Where the hell was her money?
Clothes flew into the air and out of her closet as Delonna cleared out every little inch of stuff, just in case.
In case what? In case she’d somehow misplaced the Folgers coffee container that was held shut by a large rubber band, stuffed in a pillowcase and surrounded by old T-shirts to hide it? Not fucking likely.
Panic and rage mixed now and she sank back onto the pile of clothes she’d just created. She stared into the closet, unblinking.
Tears of fury and frustration filled her eyes and she shook her head. Blonde hair spilled from her haphazard ponytail, falling in front of her face. She shoved it aside.
Her money was gone. Nearly six thousand dollars—in cash—that she’d saved over the years from her tips at the pub was gone. It had been there last night. She’d seen it when she’d gotten off shift and done her usual ritual of adding in her tips.
Which meant it had been taken today while she was working. And there was no more denying it, it had been taken. It didn’t matter how many times she checked the house, or searched her closet, the money wasn’t going to suddenly reappear.
The possibility that this was a random robbery fleeted through her head, then right back out. It didn’t make any sense. Nothing else in the house had been touched. Whoever had taken the money had known exactly what they were looking for.
And the only person who knew about her tips was Kenzie. Kenzie and… Oh, God. Realization sank in.
Her boyfriend of over a year who hadn’t visited, called, texted or really given any indication he was alive in over two weeks. Her boyfriend who had a key to the house.
Shock took her breath away and froze her tears. He wouldn’t have done this to her, though. He couldn’t have.
But if not him, then who?
A door slammed, followed by rushed footsteps.
“Delonna? Are you okay? I got your text.”
Her friend and roommate appeared in the doorway a moment later. Kenzie just stared at her, before approaching slowly.
“Oh, honey, what’s going on? Are you crying?”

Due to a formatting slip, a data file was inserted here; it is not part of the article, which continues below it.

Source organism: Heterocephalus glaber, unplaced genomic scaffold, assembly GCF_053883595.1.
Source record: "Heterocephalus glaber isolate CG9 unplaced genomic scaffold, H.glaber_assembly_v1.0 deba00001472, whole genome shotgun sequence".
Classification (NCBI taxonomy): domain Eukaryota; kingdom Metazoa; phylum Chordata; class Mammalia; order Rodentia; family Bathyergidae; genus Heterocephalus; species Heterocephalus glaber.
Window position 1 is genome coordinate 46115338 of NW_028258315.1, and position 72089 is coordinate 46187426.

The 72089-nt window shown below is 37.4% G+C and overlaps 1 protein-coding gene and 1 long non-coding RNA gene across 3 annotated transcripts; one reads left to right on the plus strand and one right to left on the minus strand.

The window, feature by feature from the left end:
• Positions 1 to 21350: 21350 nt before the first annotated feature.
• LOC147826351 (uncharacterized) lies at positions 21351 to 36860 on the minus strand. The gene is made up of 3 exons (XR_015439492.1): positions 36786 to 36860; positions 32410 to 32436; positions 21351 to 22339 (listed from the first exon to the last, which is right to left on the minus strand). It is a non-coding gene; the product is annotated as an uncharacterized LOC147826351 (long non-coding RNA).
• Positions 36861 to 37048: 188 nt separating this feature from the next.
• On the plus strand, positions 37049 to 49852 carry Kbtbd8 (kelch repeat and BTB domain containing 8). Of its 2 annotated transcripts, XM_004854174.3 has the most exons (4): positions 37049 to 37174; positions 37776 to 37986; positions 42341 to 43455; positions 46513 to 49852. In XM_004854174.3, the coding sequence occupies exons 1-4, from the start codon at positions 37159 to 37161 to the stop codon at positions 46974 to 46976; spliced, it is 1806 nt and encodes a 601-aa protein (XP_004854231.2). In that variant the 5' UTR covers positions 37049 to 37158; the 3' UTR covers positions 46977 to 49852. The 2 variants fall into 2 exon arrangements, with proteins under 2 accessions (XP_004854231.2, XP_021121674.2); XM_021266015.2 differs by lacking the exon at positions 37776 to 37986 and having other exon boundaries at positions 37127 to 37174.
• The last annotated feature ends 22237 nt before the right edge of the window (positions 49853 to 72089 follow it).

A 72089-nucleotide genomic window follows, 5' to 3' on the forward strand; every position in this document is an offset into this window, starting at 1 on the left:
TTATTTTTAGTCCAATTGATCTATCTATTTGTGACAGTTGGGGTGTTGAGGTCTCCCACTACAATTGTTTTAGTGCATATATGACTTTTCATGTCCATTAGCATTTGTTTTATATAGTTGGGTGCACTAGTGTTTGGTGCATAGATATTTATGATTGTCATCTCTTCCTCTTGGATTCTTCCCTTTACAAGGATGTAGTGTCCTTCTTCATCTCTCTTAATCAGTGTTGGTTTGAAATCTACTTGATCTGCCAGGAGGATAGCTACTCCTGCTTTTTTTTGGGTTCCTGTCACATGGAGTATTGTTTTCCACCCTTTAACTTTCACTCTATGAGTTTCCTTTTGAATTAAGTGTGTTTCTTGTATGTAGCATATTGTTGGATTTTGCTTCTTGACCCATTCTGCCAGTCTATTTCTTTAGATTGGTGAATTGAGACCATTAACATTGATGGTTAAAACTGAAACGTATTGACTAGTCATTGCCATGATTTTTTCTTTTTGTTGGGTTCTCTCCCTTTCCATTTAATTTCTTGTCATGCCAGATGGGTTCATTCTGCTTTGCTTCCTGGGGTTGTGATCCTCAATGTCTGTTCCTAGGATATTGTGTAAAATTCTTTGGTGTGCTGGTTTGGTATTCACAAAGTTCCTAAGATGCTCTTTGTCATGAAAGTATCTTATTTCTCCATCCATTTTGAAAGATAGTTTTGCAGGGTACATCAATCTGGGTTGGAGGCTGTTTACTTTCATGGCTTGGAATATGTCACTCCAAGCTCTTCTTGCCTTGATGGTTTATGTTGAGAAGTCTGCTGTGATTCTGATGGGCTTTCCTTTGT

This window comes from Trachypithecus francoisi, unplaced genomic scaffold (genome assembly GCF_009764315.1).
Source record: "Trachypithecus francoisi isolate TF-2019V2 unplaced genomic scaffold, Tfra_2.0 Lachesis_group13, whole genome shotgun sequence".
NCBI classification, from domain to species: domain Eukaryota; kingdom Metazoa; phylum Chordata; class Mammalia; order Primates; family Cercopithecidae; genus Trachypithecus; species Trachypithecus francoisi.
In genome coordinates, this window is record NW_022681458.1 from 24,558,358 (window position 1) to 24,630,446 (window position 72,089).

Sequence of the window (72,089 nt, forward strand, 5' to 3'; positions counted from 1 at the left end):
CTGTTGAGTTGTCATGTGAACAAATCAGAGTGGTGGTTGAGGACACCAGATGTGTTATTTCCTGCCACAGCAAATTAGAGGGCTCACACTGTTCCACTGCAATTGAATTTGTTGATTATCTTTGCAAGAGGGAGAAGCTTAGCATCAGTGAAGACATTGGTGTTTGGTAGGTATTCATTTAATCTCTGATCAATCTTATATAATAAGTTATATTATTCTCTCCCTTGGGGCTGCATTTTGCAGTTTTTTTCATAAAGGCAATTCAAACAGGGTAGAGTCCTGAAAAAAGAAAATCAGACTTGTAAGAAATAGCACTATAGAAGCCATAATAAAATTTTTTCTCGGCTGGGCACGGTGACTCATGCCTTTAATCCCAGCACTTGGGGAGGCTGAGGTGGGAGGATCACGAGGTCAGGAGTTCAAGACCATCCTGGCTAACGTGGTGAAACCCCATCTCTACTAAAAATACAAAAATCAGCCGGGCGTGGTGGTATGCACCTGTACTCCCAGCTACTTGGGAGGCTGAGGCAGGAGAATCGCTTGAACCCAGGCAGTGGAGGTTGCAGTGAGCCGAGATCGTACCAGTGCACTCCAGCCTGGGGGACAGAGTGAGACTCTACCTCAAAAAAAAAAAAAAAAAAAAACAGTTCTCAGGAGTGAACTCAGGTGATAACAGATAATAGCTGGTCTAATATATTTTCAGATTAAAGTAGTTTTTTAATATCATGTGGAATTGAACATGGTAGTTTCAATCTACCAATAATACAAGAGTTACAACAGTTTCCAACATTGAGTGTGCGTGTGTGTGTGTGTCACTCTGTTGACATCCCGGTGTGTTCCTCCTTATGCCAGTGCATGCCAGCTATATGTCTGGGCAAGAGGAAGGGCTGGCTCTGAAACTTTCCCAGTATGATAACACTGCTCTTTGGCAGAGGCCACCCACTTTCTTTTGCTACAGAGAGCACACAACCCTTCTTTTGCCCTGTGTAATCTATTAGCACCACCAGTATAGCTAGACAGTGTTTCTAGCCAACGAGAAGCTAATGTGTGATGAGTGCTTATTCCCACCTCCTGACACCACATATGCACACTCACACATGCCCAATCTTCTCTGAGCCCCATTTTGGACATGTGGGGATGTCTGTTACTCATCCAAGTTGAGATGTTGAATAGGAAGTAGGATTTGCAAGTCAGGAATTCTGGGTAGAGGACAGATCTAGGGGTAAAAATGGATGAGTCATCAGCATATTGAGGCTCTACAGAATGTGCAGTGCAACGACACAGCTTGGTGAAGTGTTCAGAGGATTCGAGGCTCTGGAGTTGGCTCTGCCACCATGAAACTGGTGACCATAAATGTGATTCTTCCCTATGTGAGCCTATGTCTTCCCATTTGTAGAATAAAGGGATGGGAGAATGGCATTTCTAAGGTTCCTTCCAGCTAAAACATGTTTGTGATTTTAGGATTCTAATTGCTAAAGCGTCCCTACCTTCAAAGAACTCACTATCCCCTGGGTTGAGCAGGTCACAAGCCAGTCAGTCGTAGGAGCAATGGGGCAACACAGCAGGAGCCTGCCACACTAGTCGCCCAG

Delonna couldn’t even blink and her lower lip began to tremble. “Yeah. Actually, I’m pretty much on the verge of a full-scale breakdown.”
“What happened? Is it that arse James?”
Most likely. Though her mind was having a hell of a time wrapping around that idea. What did sink in was that Kenzie had apparently never cared much for James if she’d just referred to him, in her very Scottish way, as an arse.
She managed a half nod, tried to explain and then gave a dry sob. Kenzie was at her side in an instant, kneeling in the pile of clothes and frowning with concern.
“Did the son of a bitch break your heart? Because you know I’ve three oversized brothers who probably wouldn’t hesitate to break his face.”
This time a watery laugh escaped as tears flowed freely down her cheeks now. She didn’t doubt for a moment that Kenzie would sic the protective, intimidating McLaughlin men on James.
And Aleck, Kenzie’s oldest brother, might be a little more inclined than any of them to take a personal interest in the situation. Only because Aleck was Delonna’s boss, of course. Not because of one crazy day in summer where she’d lost her mind long enough to suck face with him.
Dumping that memory—that never seemed to vanish for long—she focused again on James and her stolen money.
He’d stolen her money. Not penny change, but a substantial amount. The thought circled around her head again, sinking in and growing more outlandish and shocking by the moment.
“My…” She drew in a ragged breath and glanced up at Kenzie. “My money is gone. I don’t suppose you’ve seen it?”
“Your money?” Kenzie frowned and then her eyes went wide. “Oh shite! Not the tips you’ve been hoarding for years?”